And another thing, "hurricanes". "OMG, you're all going to be blown away this season!" said the Weather Channel, as they smacked their lips in anticipation... squat again. They've had to make do with one single damaging storm for the U.S. (one too many for the folks in it) and it's not looking too good for the WC off the coast of West Africa.

One thing is certain about all of the seasons, eras, epochs, ages, geologic and solar patterns that affect us, they ain't exact science. They're science alright, and they are measurable cycles to a point, but thay aren't exact. A single year is a pretty tough call for anything connected with Ma Nature.

I can make as good a weather prognostication for my town as Jim Cantore does... I don't trust any official forcast further out than one dayI I've spent too many dark days weeping over good winter storm predictions, only to see flurries or "mist" coming down for hours with the temperature at 45ºF. So, I just click up Wunderground.com and look at the radar updates and satellite infrared images for a day ahead, see which way the moisture is heading and then I "pronounce" the weather all by myself. (cue booming voice) "It's going to rain in Hydro Land tomorrow!" However, as strange and unbelieveable as it sounds, yes it's true, I've been wrong a time or two. But, I'm in good company right there along with The Weather Channel's Kelly Cass and Vivien Brown! (Hubba, hubba!):D

#23 LilysDad ONLINE  

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Posted September 17, 2012 - 08:22 PM

What I miss is the forcasters we had when I was a little kid. There was this guy who was a great sketch artist and he would draw on the map board as he was prognosticating. Much better than the computer graphics we get now.

#24 KennyP ONLINE  

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Posted September 18, 2012 - 04:41 AM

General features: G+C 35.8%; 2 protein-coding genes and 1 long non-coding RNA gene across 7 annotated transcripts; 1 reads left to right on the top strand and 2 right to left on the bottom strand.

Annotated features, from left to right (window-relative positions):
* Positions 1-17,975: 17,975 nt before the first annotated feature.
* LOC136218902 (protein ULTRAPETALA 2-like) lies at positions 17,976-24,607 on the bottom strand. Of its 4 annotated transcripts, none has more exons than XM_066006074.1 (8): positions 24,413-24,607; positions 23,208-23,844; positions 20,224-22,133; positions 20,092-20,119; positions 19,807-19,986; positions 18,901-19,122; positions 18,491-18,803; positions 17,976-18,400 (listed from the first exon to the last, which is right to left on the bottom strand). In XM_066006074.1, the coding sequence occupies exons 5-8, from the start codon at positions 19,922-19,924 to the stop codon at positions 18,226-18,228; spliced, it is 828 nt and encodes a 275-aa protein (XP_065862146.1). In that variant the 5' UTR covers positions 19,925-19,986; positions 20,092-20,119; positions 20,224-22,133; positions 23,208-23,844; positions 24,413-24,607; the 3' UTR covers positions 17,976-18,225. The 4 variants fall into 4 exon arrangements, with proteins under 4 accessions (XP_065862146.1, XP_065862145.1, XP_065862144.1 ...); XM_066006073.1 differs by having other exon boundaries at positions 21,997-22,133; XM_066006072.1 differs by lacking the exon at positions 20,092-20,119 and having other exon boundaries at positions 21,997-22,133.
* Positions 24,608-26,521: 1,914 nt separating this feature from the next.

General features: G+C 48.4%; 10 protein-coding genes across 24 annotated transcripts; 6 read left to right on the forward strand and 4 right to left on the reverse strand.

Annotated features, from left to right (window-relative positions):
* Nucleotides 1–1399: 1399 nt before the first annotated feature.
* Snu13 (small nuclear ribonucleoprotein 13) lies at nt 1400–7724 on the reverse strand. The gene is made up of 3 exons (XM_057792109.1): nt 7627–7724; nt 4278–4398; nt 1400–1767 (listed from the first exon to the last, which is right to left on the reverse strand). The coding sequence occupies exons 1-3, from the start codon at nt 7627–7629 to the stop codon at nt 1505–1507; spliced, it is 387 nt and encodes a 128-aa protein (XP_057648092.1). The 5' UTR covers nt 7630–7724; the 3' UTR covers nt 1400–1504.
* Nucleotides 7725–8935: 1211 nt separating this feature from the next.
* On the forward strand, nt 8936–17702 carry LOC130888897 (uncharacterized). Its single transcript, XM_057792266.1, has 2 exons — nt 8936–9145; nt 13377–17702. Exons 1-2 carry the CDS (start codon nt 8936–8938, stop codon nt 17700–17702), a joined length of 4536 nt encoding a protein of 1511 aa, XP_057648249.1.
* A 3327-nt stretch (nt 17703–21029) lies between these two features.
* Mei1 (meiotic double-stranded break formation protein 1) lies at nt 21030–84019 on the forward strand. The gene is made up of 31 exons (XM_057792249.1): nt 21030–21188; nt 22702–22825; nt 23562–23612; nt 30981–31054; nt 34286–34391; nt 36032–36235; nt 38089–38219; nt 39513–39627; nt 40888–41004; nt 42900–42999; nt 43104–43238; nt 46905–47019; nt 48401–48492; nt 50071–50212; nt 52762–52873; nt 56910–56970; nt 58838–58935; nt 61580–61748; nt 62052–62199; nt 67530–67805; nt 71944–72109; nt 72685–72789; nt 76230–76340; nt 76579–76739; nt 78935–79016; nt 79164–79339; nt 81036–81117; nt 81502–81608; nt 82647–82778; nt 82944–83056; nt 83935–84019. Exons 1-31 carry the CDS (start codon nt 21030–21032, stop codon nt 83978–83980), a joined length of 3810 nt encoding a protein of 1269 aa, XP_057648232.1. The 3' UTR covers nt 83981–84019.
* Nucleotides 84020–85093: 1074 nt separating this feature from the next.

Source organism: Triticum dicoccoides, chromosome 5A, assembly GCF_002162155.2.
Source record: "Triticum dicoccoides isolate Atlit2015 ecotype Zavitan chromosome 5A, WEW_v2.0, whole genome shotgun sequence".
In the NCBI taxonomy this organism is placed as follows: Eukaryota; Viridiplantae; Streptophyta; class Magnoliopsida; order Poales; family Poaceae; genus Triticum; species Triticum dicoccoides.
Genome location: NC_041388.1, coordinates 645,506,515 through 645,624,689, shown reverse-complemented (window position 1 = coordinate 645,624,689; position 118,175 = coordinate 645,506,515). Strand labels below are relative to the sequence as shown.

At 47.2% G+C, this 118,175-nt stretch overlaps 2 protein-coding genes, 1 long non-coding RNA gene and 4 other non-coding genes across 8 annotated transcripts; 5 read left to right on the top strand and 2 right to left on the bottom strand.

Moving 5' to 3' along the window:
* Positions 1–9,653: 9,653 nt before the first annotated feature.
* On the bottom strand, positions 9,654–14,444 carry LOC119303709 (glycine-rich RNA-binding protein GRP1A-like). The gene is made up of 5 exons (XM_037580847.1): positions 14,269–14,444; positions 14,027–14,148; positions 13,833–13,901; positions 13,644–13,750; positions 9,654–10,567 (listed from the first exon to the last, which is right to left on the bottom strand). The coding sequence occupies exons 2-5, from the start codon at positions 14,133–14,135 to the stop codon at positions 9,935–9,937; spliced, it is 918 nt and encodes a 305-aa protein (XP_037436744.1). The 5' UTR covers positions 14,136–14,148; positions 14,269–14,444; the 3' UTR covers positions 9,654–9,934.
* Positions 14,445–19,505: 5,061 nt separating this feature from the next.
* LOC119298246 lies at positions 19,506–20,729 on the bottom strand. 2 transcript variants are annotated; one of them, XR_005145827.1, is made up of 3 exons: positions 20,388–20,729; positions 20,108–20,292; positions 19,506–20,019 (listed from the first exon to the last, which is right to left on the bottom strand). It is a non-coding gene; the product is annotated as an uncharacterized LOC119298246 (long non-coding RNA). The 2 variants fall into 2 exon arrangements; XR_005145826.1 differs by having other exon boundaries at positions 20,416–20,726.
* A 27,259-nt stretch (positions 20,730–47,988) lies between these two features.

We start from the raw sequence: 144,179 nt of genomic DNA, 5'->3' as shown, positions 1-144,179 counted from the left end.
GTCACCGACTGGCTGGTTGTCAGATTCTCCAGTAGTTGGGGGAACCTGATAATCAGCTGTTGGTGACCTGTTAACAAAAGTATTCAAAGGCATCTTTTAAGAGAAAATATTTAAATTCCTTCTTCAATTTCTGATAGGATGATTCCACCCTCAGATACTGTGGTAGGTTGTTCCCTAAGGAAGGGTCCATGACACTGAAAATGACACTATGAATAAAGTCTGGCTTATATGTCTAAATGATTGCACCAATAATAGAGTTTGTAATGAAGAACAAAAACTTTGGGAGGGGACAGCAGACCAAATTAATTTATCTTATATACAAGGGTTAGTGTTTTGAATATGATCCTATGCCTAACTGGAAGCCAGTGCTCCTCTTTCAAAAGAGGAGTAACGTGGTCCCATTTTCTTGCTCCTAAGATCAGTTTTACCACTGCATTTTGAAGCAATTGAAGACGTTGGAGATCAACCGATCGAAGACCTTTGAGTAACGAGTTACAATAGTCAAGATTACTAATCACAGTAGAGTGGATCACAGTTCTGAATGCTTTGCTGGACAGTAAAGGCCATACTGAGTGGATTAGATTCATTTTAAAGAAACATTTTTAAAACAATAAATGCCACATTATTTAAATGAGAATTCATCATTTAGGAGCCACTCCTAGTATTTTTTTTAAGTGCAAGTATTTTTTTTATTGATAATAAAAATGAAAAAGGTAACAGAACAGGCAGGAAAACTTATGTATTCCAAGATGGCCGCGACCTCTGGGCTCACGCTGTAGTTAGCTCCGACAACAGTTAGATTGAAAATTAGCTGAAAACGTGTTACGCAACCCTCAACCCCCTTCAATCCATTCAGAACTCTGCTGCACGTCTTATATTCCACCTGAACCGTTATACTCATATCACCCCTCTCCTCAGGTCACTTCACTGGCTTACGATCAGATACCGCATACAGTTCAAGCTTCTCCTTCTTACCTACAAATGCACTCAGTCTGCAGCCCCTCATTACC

I'll never forget the 10" of 'Partly Cloudy' we got that one time. That guy never got over that one!

#25 LilysDad ONLINE  

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Posted September 18, 2012 - 06:51 AM

So much of our weather depends on the jet stream and which side of it we're on. If you've ever seen a time lapse of the jet stream, it whips around like a snake on a hot griddle.

Another personal note; a local pioneer was told by Chief Shabbona, a noted Indian, that the storms go around our area, either north or south. That is usually true, because there is an unusual increase in elevation to the west of us.

#26 jpackard56 OFFLINE  

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Posted September 18, 2012 - 06:54 AM

I'll never forget the 10" of 'Partly Cloudy' we got that one time. That guy never got over that one!

Huh, between Cleveland, OH and Buffalo, NY along Lake Erie that would be any normal winter season day, say from October to April :laughingteeth:
Oh ya, now I remember that is why I moved SOUTH !! :rofl2:

#27 Team_Green OFFLINE  

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Posted September 18, 2012 - 09:20 AM

We're never getting a severe storm here ever again. Now that I'm actually working on my own backup generator, the power will be on forever and I'll look at the thing in 10 years and wonder why I bothered.


I'm going to be in the same boat as you.. Trading some stuff for a new yanmar diesel 7500 gen set.

#28 cookiemonster OFFLINE  

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Posted September 18, 2012 - 10:23 AM

I just got some of that latex-ite driveway sealer on. I wonder how that stuff holds up to getting the snow blade pushed across. I do have the little feet on the plow to allow the blade to ride just above the surface. So I'm thinking that I'll see the feet marks on the sealed surface and by the end of the winter it'll look like a toddler took chalk to a chalkboard.